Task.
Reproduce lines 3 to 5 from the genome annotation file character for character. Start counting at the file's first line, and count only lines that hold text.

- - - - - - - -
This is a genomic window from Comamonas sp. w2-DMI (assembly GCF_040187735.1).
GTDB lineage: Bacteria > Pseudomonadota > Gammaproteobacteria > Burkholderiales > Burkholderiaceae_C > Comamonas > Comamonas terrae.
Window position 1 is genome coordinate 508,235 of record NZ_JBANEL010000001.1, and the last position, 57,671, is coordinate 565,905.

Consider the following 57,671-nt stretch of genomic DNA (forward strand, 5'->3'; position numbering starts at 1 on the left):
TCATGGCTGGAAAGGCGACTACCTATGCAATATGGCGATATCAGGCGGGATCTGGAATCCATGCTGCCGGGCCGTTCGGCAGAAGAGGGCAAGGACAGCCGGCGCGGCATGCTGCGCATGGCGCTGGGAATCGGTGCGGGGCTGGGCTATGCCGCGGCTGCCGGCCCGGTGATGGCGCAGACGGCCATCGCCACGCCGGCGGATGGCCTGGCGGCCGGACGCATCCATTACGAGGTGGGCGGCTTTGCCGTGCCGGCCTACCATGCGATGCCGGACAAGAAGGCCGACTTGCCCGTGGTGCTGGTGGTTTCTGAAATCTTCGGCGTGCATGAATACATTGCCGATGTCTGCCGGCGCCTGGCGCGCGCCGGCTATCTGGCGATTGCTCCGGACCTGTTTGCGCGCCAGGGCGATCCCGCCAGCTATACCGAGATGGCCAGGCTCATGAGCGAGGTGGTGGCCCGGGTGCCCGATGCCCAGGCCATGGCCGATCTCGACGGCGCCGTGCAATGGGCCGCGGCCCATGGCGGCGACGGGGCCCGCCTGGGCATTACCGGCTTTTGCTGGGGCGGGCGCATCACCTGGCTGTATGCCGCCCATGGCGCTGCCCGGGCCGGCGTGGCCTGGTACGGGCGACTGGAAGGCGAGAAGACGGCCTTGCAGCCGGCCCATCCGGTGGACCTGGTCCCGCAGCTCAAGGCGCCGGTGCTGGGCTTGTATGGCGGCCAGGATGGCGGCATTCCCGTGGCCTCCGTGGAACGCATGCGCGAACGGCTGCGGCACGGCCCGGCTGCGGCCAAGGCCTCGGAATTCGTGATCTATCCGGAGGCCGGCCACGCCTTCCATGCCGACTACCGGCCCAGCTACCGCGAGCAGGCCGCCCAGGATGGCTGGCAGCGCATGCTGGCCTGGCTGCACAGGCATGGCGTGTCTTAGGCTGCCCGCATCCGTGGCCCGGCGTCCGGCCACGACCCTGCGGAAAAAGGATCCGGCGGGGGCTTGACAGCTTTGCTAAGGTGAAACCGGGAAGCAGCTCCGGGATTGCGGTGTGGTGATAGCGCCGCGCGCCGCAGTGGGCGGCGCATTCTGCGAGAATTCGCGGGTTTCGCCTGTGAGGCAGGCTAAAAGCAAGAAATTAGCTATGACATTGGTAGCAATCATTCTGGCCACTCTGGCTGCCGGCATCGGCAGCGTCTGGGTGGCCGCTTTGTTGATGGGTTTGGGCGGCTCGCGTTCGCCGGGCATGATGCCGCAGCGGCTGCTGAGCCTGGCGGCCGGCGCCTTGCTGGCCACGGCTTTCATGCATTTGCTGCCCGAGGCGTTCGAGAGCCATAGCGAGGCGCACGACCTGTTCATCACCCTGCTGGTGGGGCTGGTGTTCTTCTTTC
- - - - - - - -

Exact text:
Window position 1 is genome coordinate 508,235 of record NZ_JBANEL010000001.1, and the last position, 57,671, is coordinate 565,905.

Consider the following 57,671-nt stretch of genomic DNA (forward strand, 5'->3'; position numbering starts at 1 on the left):
TCATGGCTGGAAAGGCGACTACCTATGCAATATGGCGATATCAGGCGGGATCTGGAATCCATGCTGCCGGGCCGTTCGGCAGAAGAGGGCAAGGACAGCCGGCGCGGCATGCTGCGCATGGCGCTGGGAATCGGTGCGGGGCTGGGCTATGCCGCGGCTGCCGGCCCGGTGATGGCGCAGACGGCCATCGCCACGCCGGCGGATGGCCTGGCGGCCGGACGCATCCATTACGAGGTGGGCGGCTTTGCCGTGCCGGCCTACCATGCGATGCCGGACAAGAAGGCCGACTTGCCCGTGGTGCTGGTGGTTTCTGAAATCTTCGGCGTGCATGAATACATTGCCGATGTCTGCCGGCGCCTGGCGCGCGCCGGCTATCTGGCGATTGCTCCGGACCTGTTTGCGCGCCAGGGCGATCCCGCCAGCTATACCGAGATGGCCAGGCTCATGAGCGAGGTGGTGGCCCGGGTGCCCGATGCCCAGGCCATGGCCGATCTCGACGGCGCCGTGCAATGGGCCGCGGCCCATGGCGGCGACGGGGCCCGCCTGGGCATTACCGGCTTTTGCTGGGGCGGGCGCATCACCTGGCTGTATGCCGCCCATGGCGCTGCCCGGGCCGGCGTGGCCTGGTACGGGCGACTGGAAGGCGAGAAGACGGCCTTGCAGCCGGCCCATCCGGTGGACCTGGTCCCGCAGCTCAAGGCGCCGGTGCTGGGCTTGTATGGCGGCCAGGATGGCGGCATTCCCGTGGCCTCCGTGGAACGCATGCGCGAACGGCTGCGGCACGGCCCGGCTGCGGCCAAGGCCTCGGAATTCGTGATCTATCCGGAGGCCGGCCACGCCTTCCATGCCGACTACCGGCCCAGCTACCGCGAGCAGGCCGCCCAGGATGGCTGGCAGCGCATGCTGGCCTGGCTGCACAGGCATGGCGTGTCTTAGGCTGCCCGCATCCGTGGCCCGGCGTCCGGCCACGACCCTGCGGAAAAAGGATCCGGCGGGGGCTTGACAGCTTTGCTAAGGTGAAACCGGGAAGCAGCTCCGGGATTGCGGTGTGGTGATAGCGCCGCGCGCCGCAGTGGGCGGCGCATTCTGCGAGAATTCGCGGGTTTCGCCTGTGAGGCAGGCTAAAAGCAAGAAATTAGCTATGACATTGGTAGCAATCATTCTGGCCACTCTGGCTGCCGGCATCGGCAGCGTCTGGGTGGCCGCTTTGTTGATGGGTTTGGGCGGCTCGCGTTCGCCGGGCATGATGCCGCAGCGGCTGCTGAGCCTGGCGGCCGGCGCCTTGCTGGCCACGGCTTTCATGCATTTGCTGCCCGAGGCGTTCGAGAGCCATAGCGAGGCGCACGACCTGTTCATCACCCTGCTGGTGGGGCTGGTGTTCTTCTTTC